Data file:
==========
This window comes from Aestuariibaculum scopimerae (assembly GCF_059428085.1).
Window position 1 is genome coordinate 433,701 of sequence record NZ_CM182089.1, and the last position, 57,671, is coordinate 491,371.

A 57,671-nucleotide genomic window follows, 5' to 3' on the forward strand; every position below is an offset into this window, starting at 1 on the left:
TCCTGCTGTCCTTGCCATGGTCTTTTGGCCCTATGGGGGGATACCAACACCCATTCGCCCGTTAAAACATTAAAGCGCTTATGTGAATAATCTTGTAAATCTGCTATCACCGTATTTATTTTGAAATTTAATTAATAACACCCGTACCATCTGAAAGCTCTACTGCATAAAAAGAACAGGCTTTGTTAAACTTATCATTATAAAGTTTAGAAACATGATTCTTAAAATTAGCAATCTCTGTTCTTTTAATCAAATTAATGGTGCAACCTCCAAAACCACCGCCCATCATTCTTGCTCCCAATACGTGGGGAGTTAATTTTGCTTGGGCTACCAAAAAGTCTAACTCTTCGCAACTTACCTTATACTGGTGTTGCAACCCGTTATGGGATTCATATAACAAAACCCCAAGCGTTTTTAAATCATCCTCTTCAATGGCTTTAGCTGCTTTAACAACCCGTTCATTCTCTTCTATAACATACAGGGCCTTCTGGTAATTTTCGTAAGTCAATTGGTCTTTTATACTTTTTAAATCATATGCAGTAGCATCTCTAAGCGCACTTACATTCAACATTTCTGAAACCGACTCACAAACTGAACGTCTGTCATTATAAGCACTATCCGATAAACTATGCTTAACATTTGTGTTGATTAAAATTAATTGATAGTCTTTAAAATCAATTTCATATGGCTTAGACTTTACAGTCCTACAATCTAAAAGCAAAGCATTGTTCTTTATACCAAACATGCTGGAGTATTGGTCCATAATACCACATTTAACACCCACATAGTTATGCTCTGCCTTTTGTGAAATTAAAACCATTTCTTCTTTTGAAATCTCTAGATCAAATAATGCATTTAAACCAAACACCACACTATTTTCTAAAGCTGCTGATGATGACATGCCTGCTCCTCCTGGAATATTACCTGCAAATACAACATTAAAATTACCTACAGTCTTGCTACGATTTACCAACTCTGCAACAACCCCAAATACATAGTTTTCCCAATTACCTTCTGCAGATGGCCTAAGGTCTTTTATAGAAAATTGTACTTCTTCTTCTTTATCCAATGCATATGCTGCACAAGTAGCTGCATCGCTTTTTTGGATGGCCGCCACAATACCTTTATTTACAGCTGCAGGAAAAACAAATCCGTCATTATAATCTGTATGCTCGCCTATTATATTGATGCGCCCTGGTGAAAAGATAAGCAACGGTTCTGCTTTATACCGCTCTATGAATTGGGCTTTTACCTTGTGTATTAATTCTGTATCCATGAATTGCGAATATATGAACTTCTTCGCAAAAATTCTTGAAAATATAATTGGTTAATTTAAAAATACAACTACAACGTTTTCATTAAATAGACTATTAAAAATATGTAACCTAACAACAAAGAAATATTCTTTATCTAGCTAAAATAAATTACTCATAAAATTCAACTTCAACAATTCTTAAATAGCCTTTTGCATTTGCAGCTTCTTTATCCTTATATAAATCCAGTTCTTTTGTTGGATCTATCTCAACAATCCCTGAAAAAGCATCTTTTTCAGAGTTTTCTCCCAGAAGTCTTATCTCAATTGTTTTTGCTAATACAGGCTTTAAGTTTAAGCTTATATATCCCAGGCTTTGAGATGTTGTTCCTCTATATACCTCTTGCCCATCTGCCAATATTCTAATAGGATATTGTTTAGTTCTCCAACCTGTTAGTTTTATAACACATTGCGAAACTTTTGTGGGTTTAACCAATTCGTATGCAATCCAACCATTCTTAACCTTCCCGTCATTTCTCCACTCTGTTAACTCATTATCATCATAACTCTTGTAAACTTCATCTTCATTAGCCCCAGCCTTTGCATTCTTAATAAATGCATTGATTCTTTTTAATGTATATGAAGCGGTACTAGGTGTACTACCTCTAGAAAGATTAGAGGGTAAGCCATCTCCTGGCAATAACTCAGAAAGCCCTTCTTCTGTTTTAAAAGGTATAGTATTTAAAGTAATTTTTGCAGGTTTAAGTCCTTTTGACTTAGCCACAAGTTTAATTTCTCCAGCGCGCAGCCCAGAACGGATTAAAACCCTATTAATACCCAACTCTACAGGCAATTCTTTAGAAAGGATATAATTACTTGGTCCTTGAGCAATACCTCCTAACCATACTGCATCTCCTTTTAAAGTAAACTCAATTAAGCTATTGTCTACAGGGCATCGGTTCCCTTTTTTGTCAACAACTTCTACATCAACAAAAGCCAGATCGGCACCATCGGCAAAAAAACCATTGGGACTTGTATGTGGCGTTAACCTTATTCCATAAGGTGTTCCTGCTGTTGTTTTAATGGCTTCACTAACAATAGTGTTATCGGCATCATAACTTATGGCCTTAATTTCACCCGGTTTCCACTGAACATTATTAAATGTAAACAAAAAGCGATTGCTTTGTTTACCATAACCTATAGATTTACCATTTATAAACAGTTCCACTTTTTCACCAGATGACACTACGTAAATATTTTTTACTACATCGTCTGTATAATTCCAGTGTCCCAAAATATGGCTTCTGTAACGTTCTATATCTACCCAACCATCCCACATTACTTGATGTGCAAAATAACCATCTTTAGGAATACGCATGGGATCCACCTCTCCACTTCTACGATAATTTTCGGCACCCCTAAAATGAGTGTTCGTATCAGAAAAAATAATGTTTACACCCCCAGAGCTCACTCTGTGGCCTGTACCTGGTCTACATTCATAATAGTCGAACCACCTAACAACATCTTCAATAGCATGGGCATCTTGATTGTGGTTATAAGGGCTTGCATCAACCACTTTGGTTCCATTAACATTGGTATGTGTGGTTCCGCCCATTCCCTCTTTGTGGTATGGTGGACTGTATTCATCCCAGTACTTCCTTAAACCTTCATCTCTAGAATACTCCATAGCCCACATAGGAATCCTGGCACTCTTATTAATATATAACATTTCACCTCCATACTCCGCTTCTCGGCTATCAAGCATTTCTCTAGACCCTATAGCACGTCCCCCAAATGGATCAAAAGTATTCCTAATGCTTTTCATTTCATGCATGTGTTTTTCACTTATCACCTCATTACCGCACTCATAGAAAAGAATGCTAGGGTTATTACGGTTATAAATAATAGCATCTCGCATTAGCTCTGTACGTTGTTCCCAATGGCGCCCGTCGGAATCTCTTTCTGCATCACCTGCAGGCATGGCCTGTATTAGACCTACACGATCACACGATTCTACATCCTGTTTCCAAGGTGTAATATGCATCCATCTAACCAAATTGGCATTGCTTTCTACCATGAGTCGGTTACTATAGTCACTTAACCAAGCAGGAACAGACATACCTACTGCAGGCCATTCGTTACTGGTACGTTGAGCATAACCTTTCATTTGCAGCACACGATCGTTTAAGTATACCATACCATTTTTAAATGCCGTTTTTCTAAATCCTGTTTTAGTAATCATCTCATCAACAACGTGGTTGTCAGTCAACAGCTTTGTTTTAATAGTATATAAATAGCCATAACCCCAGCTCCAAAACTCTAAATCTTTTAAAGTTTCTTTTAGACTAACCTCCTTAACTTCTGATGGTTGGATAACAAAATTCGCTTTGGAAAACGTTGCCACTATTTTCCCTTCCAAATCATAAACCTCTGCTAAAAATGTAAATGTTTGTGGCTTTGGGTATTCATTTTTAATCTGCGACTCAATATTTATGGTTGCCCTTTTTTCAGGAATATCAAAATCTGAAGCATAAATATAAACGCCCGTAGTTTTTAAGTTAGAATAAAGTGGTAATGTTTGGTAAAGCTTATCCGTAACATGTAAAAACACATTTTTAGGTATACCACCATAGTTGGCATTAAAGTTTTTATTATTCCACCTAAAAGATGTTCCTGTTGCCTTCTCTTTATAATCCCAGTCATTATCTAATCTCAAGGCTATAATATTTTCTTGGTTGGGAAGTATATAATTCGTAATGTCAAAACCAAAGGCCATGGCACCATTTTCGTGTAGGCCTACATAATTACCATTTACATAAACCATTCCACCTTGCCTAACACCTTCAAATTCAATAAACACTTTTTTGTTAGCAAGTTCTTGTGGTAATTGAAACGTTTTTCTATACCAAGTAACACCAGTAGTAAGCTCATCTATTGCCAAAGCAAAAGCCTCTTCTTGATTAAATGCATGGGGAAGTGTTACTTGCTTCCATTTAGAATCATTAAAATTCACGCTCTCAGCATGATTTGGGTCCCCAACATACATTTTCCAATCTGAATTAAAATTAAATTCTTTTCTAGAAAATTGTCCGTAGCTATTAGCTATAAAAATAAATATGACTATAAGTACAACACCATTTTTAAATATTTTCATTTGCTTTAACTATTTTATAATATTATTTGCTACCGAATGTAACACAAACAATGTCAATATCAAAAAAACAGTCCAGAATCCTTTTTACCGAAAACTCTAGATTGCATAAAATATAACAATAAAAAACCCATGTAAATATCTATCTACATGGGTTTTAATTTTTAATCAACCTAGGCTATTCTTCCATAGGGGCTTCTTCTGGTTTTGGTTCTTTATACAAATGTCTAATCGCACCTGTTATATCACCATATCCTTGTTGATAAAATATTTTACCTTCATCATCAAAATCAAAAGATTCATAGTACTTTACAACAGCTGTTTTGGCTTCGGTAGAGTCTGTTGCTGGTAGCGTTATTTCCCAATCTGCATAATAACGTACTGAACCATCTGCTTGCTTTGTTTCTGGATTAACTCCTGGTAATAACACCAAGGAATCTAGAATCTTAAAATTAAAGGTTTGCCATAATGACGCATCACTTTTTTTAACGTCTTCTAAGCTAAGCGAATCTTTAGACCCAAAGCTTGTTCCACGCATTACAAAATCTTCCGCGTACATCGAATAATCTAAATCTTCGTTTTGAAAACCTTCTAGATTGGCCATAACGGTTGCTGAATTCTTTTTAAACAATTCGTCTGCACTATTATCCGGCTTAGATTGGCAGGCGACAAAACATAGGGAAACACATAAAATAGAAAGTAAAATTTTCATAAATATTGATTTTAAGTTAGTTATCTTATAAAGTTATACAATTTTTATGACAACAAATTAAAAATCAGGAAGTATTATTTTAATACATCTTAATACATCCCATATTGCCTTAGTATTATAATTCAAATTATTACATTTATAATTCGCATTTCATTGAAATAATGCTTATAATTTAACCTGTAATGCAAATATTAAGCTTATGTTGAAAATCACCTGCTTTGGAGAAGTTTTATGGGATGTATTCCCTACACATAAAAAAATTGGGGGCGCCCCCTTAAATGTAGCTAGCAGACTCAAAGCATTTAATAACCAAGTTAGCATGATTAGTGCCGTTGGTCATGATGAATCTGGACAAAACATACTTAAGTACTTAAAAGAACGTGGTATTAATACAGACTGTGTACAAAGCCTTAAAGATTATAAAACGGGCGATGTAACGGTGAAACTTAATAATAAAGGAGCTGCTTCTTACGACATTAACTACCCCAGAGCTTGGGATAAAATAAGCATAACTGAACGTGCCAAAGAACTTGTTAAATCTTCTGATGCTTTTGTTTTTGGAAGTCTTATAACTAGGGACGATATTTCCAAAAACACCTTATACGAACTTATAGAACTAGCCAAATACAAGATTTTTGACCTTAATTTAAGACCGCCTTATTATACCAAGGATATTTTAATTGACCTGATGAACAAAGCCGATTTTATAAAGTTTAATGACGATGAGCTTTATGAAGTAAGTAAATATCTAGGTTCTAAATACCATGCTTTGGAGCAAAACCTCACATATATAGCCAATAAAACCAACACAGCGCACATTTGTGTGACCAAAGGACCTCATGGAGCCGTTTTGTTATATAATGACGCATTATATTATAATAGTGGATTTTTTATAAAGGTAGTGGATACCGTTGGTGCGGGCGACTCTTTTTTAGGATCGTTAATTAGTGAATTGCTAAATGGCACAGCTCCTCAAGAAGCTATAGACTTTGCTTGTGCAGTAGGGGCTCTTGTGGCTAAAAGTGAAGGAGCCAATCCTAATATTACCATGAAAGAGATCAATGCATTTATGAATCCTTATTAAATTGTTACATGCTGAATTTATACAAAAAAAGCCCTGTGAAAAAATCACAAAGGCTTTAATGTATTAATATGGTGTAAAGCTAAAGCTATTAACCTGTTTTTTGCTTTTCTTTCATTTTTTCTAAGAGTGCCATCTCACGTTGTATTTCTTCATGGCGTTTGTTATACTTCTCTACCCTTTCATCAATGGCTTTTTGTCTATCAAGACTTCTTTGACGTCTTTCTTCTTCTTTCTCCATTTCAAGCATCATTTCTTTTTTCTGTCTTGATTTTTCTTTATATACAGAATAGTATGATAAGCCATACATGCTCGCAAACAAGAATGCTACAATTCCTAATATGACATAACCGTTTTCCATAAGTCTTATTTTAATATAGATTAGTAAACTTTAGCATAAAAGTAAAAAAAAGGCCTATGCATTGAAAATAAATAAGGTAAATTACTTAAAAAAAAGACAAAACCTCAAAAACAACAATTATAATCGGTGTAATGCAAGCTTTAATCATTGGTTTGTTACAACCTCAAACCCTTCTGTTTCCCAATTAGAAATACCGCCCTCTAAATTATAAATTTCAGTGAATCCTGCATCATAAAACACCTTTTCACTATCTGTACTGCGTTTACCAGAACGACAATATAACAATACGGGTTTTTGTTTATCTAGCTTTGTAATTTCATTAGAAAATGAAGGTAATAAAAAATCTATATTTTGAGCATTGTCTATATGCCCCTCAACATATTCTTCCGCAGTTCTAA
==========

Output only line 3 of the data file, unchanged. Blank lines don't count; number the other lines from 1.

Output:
A 57,671-nucleotide genomic window follows, 5' to 3' on the forward strand; every position below is an offset into this window, starting at 1 on the left: